“If Beale Street Could Talk”
WHY Two years after winning the Oscar with “Moonlight,” Barry Jenkins has returned with a James Baldwin adaptation that won over critics and audiences in Toronto. At its heart a gentle and beautiful love story in which a young couple struggle to survive in a world of racial injustice, its intimacy (and occasional humor) give it a real punch.
BUT “Beale Street” is a delicate mood piece that might be a little too understated for some — except in the character of a racist cop, who is such a leering cartoon villain that he can take you out of the film.
WHY A lavish period piece about the palace intrigue in early 18th century England, Yorgos Lanthimos’ film is dark and witty and has a trio of delicious performances from Olivia Colman, Emma Stone and Rachel Weisz. With a clear path to acting and below-the-line nominations, Best Picture could be a real possibility as well.
BUT It’s Yorgos Lanthimos, and anything from that Greek provocateur is very weird. (There are still Oscar foreign-language voters who won’t forgive the executive committee for adding “Dogtooth” to the shortlist in 2010.) Lanthimos doesn’t portray human behavior — he takes it to extremes in order to mock it, which means this sumptuous period piece is also pretty vicious and unforgiving.
WHY Ryan Coogler’s comic book movie is a huge hit and also a cultural landmark, which gives it an awards currency that no previous comic book film took into the Oscar race.
BUT It may be a cultural landmark, but it’s also a comic book movie. And comic book movies don’t get nominated for Best Picture.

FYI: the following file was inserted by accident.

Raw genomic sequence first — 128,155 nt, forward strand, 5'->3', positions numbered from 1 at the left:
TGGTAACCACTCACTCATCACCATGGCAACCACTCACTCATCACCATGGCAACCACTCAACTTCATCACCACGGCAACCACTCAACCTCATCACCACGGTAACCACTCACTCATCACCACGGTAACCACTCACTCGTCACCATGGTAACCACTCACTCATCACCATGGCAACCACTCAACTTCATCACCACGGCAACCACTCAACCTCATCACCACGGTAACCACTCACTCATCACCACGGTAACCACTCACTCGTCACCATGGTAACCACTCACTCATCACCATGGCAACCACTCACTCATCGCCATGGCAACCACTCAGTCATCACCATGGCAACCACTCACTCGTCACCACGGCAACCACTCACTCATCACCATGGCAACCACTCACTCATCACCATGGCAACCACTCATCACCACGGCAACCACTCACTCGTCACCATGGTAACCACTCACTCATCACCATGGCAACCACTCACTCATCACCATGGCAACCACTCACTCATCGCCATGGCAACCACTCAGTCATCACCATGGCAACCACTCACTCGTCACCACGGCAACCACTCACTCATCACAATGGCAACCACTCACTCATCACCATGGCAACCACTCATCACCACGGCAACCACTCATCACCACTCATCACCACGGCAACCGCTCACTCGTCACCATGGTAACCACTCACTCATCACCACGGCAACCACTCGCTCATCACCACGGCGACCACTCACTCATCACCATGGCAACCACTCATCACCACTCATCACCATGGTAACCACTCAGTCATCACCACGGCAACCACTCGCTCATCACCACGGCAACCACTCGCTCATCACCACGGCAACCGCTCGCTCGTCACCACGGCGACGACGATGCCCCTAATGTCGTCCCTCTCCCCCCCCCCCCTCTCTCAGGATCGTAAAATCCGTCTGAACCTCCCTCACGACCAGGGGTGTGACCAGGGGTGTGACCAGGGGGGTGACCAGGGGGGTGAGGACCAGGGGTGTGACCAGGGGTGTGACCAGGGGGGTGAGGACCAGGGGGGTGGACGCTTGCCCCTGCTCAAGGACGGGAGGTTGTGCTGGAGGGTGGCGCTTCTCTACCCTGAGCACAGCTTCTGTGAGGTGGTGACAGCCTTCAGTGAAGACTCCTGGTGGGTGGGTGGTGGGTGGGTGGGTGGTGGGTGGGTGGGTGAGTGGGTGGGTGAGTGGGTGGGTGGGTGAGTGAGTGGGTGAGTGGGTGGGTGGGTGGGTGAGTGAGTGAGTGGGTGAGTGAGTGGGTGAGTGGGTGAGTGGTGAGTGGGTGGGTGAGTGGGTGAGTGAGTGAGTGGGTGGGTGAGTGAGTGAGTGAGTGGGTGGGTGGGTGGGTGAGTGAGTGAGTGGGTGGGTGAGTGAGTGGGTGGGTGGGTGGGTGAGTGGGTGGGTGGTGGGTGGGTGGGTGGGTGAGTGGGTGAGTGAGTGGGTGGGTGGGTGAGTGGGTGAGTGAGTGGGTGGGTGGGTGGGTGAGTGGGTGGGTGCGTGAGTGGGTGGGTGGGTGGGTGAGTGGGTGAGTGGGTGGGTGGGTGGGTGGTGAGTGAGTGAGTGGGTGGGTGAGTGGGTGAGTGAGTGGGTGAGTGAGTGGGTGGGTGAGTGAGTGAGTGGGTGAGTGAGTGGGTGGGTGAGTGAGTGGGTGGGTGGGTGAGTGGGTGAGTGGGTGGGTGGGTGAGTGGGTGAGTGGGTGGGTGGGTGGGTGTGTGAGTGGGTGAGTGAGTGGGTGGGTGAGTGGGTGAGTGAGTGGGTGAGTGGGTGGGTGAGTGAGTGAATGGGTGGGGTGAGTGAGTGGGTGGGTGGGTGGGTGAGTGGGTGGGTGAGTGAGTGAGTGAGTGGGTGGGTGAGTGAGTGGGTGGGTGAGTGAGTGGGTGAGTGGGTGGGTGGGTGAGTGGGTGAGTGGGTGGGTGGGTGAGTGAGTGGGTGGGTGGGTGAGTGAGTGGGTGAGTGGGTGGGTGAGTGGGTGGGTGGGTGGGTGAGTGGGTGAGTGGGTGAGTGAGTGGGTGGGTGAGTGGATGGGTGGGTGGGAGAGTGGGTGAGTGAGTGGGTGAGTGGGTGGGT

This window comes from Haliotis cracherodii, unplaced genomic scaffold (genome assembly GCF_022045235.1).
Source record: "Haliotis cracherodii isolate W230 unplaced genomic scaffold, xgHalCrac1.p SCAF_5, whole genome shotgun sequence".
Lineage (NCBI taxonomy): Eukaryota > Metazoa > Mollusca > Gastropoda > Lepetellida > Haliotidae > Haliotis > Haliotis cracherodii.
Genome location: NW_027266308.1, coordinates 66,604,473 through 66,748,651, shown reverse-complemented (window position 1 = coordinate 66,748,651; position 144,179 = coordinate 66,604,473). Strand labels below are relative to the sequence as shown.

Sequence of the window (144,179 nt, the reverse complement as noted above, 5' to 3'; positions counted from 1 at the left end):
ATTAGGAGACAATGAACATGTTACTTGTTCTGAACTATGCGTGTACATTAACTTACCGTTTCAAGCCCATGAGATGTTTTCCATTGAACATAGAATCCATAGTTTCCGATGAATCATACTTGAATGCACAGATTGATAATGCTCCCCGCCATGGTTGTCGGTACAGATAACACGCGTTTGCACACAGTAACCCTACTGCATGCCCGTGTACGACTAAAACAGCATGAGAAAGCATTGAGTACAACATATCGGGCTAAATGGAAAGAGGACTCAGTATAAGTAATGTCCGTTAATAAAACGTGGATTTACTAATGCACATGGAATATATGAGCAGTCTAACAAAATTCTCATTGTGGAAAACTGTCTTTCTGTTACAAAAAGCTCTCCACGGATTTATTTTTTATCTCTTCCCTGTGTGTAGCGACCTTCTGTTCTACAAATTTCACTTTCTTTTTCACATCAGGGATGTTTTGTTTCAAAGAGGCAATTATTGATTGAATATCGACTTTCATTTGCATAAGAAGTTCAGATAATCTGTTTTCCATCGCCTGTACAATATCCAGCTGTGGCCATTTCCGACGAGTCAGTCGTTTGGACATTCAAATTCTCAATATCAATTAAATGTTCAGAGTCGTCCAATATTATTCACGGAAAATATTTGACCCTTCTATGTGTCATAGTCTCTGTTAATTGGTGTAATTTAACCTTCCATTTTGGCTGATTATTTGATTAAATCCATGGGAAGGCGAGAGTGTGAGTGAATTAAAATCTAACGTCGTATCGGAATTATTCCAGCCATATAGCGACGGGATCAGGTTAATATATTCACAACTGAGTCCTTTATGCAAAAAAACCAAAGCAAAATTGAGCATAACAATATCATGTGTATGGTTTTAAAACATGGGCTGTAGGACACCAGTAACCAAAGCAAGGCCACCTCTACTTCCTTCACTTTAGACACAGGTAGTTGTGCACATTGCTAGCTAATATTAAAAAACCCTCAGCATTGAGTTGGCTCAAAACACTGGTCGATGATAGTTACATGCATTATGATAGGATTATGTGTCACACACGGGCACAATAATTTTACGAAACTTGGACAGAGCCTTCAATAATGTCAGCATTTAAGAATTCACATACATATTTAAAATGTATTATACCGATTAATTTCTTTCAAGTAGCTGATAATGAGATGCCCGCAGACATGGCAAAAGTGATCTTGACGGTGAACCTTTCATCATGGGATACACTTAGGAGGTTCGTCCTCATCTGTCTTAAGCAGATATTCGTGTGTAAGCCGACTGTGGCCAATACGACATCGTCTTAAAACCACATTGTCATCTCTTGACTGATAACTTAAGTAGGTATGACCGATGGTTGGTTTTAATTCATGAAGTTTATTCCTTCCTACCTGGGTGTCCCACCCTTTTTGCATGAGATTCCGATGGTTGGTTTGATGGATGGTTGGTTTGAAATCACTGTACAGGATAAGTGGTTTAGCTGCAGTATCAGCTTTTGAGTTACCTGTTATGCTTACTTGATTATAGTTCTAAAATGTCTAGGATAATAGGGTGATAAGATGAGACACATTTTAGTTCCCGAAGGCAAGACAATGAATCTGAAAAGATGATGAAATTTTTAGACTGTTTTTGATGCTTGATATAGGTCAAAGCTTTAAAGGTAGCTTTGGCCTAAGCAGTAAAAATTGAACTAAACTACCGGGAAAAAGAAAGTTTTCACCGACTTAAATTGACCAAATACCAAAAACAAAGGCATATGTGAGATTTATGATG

WHY Spike Lee’s blend of comedy, drama and outrage was acclaimed in Cannes and is widely seen as the best film in many years from a director who never quite got his due from the Academy. But AMPAS gave him an Honorary Oscar in 2015, and might be ready to salute a movie that’s set in the ’70s but feels as if it’s about today.
BUT It wowed ‘em at the festivals but didn’t do especially well at the box office. Will Lee’s return to form play as well with the voters as it did with the critics?
“Can You Ever Forgive Me?”
WHY Melissa McCarthy makes you forget her days as a broad comic actor in her performance as Lee Israel, a real-life celebrity biographer who fell on hard times and turned to forging letters as a way to earn money. And the film itself, aided by a delightful supporting turn from Richard E. Grant, is satisfying enough to make it a contender.
BUT It might be seen as an acting vehicle for McCarthy, making her nomination (or nominations for her and Grant) all voters think the movie needs.
WHY “12 Years a Slave” director Steve McQueen has made a heist movie as his followup to that Oscar-winning drama — but this is Steve McQueen, so the heist is less important than his tough examination of the societal forces that lead a group of women (led by potential nominee Viola Davis) to attempt a robbery that had been planned by their late husbands. Turning the film into a dark drama about race and corruption gives it a heft that you might not expect from the subject matter.
BUT McQueen may have done interesting things with the genre, but it’s still a heist movie, and one that feels less substantial than “12 Years a Slave” (which the Academy loved) or McQueen’s “Shame” and “Hunger” (which they didn’t).
And here are 10 more that deserve to be in the race: